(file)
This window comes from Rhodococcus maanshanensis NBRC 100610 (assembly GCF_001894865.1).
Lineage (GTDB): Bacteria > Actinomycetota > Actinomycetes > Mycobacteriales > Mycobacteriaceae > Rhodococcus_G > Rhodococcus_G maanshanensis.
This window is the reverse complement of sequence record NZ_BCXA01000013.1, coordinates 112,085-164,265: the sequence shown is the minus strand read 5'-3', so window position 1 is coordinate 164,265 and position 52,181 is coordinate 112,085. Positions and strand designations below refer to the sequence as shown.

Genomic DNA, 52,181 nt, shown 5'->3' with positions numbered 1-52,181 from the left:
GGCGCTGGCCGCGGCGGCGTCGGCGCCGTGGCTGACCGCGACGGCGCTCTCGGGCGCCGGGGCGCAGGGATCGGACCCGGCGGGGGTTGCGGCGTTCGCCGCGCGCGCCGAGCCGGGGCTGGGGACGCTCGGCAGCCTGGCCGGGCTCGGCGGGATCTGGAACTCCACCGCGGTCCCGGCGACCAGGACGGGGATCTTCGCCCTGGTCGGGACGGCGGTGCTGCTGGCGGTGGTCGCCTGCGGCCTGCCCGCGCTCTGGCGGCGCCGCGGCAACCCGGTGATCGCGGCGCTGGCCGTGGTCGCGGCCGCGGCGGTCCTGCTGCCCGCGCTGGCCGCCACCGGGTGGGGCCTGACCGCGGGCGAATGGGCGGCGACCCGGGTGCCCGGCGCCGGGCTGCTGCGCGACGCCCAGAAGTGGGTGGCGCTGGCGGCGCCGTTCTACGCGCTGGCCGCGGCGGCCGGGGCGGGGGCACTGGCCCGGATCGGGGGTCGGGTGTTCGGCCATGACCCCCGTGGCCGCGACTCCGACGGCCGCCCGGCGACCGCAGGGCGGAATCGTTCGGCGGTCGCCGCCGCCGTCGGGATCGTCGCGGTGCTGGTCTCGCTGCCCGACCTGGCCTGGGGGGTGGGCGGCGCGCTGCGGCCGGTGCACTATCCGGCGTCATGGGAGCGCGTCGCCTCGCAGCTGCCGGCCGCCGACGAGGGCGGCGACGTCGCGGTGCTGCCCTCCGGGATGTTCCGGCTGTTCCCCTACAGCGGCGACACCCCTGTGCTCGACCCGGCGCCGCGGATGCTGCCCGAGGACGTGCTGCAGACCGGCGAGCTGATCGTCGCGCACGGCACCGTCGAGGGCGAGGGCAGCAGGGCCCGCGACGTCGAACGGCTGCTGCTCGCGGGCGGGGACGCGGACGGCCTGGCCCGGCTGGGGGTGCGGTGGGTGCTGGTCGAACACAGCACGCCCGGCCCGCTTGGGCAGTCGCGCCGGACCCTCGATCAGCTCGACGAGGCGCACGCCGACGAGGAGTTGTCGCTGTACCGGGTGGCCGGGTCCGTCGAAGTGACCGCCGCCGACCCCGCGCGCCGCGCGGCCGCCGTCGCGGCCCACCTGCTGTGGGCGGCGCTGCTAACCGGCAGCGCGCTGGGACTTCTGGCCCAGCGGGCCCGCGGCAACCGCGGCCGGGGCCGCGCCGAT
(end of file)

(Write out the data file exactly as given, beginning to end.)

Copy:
This window comes from Rhodococcus maanshanensis NBRC 100610 (assembly GCF_001894865.1).
Lineage (GTDB): Bacteria > Actinomycetota > Actinomycetes > Mycobacteriales > Mycobacteriaceae > Rhodococcus_G > Rhodococcus_G maanshanensis.
This window is the reverse complement of sequence record NZ_BCXA01000013.1, coordinates 112,085-164,265: the sequence shown is the minus strand read 5'-3', so window position 1 is coordinate 164,265 and position 52,181 is coordinate 112,085. Positions and strand designations below refer to the sequence as shown.

Genomic DNA, 52,181 nt, shown 5'->3' with positions numbered 1-52,181 from the left:
GGCGCTGGCCGCGGCGGCGTCGGCGCCGTGGCTGACCGCGACGGCGCTCTCGGGCGCCGGGGCGCAGGGATCGGACCCGGCGGGGGTTGCGGCGTTCGCCGCGCGCGCCGAGCCGGGGCTGGGGACGCTCGGCAGCCTGGCCGGGCTCGGCGGGATCTGGAACTCCACCGCGGTCCCGGCGACCAGGACGGGGATCTTCGCCCTGGTCGGGACGGCGGTGCTGCTGGCGGTGGTCGCCTGCGGCCTGCCCGCGCTCTGGCGGCGCCGCGGCAACCCGGTGATCGCGGCGCTGGCCGTGGTCGCGGCCGCGGCGGTCCTGCTGCCCGCGCTGGCCGCCACCGGGTGGGGCCTGACCGCGGGCGAATGGGCGGCGACCCGGGTGCCCGGCGCCGGGCTGCTGCGCGACGCCCAGAAGTGGGTGGCGCTGGCGGCGCCGTTCTACGCGCTGGCCGCGGCGGCCGGGGCGGGGGCACTGGCCCGGATCGGGGGTCGGGTGTTCGGCCATGACCCCCGTGGCCGCGACTCCGACGGCCGCCCGGCGACCGCAGGGCGGAATCGTTCGGCGGTCGCCGCCGCCGTCGGGATCGTCGCGGTGCTGGTCTCGCTGCCCGACCTGGCCTGGGGGGTGGGCGGCGCGCTGCGGCCGGTGCACTATCCGGCGTCATGGGAGCGCGTCGCCTCGCAGCTGCCGGCCGCCGACGAGGGCGGCGACGTCGCGGTGCTGCCCTCCGGGATGTTCCGGCTGTTCCCCTACAGCGGCGACACCCCTGTGCTCGACCCGGCGCCGCGGATGCTGCCCGAGGACGTGCTGCAGACCGGCGAGCTGATCGTCGCGCACGGCACCGTCGAGGGCGAGGGCAGCAGGGCCCGCGACGTCGAACGGCTGCTGCTCGCGGGCGGGGACGCGGACGGCCTGGCCCGGCTGGGGGTGCGGTGGGTGCTGGTCGAACACAGCACGCCCGGCCCGCTTGGGCAGTCGCGCCGGACCCTCGATCAGCTCGACGAGGCGCACGCCGACGAGGAGTTGTCGCTGTACCGGGTGGCCGGGTCCGTCGAAGTGACCGCCGCCGACCCCGCGCGCCGCGCGGCCGCCGTCGCGGCCCACCTGCTGTGGGCGGCGCTGCTAACCGGCAGCGCGCTGGGACTTCTGGCCCAGCGGGCCCGCGGCAACCGCGGCCGGGGCCGCGCCGAT